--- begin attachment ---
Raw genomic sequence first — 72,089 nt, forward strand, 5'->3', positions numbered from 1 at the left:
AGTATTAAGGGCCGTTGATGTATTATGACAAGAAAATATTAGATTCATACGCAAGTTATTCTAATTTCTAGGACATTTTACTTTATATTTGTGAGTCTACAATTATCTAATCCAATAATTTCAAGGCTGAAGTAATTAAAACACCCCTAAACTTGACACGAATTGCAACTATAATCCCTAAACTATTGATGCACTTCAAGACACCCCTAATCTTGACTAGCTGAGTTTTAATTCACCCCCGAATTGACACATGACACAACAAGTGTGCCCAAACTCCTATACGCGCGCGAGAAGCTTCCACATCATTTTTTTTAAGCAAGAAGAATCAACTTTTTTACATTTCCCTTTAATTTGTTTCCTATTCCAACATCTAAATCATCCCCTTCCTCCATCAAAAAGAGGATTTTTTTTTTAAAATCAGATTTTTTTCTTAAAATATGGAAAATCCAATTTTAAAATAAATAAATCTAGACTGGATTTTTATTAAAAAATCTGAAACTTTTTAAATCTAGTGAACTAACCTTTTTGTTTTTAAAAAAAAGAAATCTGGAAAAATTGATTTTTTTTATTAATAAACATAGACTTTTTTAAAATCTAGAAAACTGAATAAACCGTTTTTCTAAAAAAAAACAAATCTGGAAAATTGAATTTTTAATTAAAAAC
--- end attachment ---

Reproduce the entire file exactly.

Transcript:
Raw genomic sequence first — 72,089 nt, forward strand, 5'->3', positions numbered from 1 at the left:
AGTATTAAGGGCCGTTGATGTATTATGACAAGAAAATATTAGATTCATACGCAAGTTATTCTAATTTCTAGGACATTTTACTTTATATTTGTGAGTCTACAATTATCTAATCCAATAATTTCAAGGCTGAAGTAATTAAAACACCCCTAAACTTGACACGAATTGCAACTATAATCCCTAAACTATTGATGCACTTCAAGACACCCCTAATCTTGACTAGCTGAGTTTTAATTCACCCCCGAATTGACACATGACACAACAAGTGTGCCCAAACTCCTATACGCGCGCGAGAAGCTTCCACATCATTTTTTTTAAGCAAGAAGAATCAACTTTTTTACATTTCCCTTTAATTTGTTTCCTATTCCAACATCTAAATCATCCCCTTCCTCCATCAAAAAGAGGATTTTTTTTTTAAAATCAGATTTTTTTCTTAAAATATGGAAAATCCAATTTTAAAATAAATAAATCTAGACTGGATTTTTATTAAAAAATCTGAAACTTTTTAAATCTAGTGAACTAACCTTTTTGTTTTTAAAAAAAAGAAATCTGGAAAAATTGATTTTTTTTATTAATAAACATAGACTTTTTTAAAATCTAGAAAACTGAATAAACCGTTTTTCTAAAAAAAAACAAATCTGGAAAATTGAATTTTTAATTAAAAAC